Is Eau Claire Time Travel Possible?

Nothing disorders my mind quite like the mutability of time. It feels like an age since our library – the real library – was open. For me, the Real Library is the downtown location as it was before the renovation and pandemic: open to everyone, with copious oak and brick, faux skylights, endless tall shelves, and that wooden man statue* at the top of the stair…  Yet even as that library seems a thing of the distant past, our imminent move back downtown feels simultaneously sudden.

I get the sense I’m not the only one whose memories are mixed up with concerns of the future. In recent weeks I’ve heard from several library users fondly remembering what the library was like when they were kids, and expressing a mix of curiosity and apprehension about the renovated building – will it be shiny and exciting? Unfamiliar and intimidating? If solidarity helps, the staff of LEPMPL are facing a similar jumble of feelings and will be taking this brief closure to get our bearings (physically and mentally) so that we can greet you and show you around our new home when those doors finally open.

Doubtless, it will take a while for me to regain the feeling of familiarity and ownership I had for the library of my memories. But time assures that I inevitably will, just as it guarantees that the renovated building which seems so new to us now will likely not be the library’s final form – after all, it has had many already. If I’m honest, I’ve always felt a little deprived in being too late to use or work in the library when it was in the Carnegie building (since taken over by City Hall), with its grand stair and large arched windows. You see, I nerd for many things, one of these being architecture. While time indeed comes for us all, I find comfort and fascination in the defiant beauty of those things built to last. I’m often saddened by the rarity of truly old things in Eau Claire; there are, of course, some notorious holdouts that we can still appreciate: the last turret standing in the Stone’s Throw (formerly a bank), the venerable Antique Emporium, or some truly stunning churches of varying styles. But when these islands of architectural intrigue are not enough, I turn to perusing our vault of Eau Claire Area Historical Photographs, where it’s easy to unearth lost gems like those I’ve gathered below.

Historical photographs are only one of the resources available to those seeking to do a bit of local time travel, and architectural nerdery only one possible use for them. Perhaps you want to trace the history of your property, or find pictures of your old school, or use old city directories to find the addresses and occupations of your ancestors. Whatever your aim and motivation, it’s worth exploring our Chippewa Valley History page. Feel free to ask our wonderful Reference staff (oh, hello!) if you would like any pointers on your way. Those interested in the echoes and records of our local past may also tour the Chippewa Valley Museum’s Eau Claire Then & Now exhibit, which runs through the end of the year.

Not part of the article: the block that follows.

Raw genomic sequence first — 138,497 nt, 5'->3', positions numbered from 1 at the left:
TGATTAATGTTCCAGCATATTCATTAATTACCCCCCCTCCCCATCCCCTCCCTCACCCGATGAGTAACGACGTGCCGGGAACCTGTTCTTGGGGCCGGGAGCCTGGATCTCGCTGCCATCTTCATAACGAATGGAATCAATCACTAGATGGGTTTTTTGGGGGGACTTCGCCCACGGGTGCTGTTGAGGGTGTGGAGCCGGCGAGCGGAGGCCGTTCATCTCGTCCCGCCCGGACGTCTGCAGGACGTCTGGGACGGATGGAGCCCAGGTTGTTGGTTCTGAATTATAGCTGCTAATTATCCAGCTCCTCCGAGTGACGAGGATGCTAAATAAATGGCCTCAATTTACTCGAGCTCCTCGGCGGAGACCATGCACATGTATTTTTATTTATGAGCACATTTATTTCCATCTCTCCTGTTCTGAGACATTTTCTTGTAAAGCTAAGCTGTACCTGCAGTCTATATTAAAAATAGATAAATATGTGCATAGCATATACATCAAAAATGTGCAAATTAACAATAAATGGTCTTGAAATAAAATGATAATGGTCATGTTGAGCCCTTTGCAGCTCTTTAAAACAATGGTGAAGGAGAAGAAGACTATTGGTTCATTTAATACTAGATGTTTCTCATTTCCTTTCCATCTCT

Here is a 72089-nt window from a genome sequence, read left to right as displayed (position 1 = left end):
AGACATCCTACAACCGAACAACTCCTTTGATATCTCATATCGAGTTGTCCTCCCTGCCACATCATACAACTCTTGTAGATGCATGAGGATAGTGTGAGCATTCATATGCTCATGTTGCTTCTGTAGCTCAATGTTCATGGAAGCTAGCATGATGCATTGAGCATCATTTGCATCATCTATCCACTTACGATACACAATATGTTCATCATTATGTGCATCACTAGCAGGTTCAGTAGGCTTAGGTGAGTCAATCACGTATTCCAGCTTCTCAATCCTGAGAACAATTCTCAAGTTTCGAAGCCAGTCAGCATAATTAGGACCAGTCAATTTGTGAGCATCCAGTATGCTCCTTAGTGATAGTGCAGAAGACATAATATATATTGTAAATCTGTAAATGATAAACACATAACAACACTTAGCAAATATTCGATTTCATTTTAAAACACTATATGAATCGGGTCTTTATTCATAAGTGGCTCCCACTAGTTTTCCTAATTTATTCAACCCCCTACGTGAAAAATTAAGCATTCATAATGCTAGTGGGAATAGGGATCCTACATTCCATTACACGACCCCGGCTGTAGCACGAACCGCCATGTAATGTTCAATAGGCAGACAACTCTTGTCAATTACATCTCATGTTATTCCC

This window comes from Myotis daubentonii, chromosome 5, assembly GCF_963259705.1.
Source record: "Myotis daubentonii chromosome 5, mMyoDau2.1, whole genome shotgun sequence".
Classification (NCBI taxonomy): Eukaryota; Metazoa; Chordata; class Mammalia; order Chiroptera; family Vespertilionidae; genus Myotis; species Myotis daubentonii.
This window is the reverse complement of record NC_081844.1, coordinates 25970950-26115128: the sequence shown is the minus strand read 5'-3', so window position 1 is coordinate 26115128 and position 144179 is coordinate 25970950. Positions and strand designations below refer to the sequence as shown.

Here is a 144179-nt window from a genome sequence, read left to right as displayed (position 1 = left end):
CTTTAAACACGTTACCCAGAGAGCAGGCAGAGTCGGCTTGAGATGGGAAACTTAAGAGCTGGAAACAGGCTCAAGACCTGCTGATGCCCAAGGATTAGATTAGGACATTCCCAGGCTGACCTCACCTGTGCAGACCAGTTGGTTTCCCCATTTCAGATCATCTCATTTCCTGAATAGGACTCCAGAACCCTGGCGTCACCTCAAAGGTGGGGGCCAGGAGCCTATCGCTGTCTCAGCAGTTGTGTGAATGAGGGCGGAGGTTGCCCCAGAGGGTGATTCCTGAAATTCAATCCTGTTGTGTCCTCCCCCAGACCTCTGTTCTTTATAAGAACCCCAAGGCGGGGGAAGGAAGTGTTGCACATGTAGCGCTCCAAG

Happy (time) travels!

*To library staff, this statue was affectionately known as ‘Herman.’ In recent years, he’s found a new home at the Pablo Center, but he will forever be at the top of the stairs in my heart.

A few of my favorites…

The Schlegelmilch Building once brought a touch of Germany to 122 S Barstow, current site of the Lutheran Social Services building. The building had classic details galore, and now that I know it existed, I miss it.

 

On the same corner as the Schlegelmilch building once stood the Eau Claire House, one of Eau Claire’s oldest hotels, which was originally a frame building erected by Adin Randall in 1856 before being replaced by this brick structure around 1880

 

Oh, to be an Eau Claire high school student when that meant rolling up to this Jacobean beauty in a horse-drawn carriage…

 

It turns out that in the 1930’s, 602 S Barstow housed this oddly endearing mix of old English cottage and art deco gas pumps.

2 COMMENTS
    • Jan
      Jan says:

      Hmm. I wonder when and how the name change occurred – I only know that ‘Herman’ predated me. He does kind of look like a George… :)

      Reply

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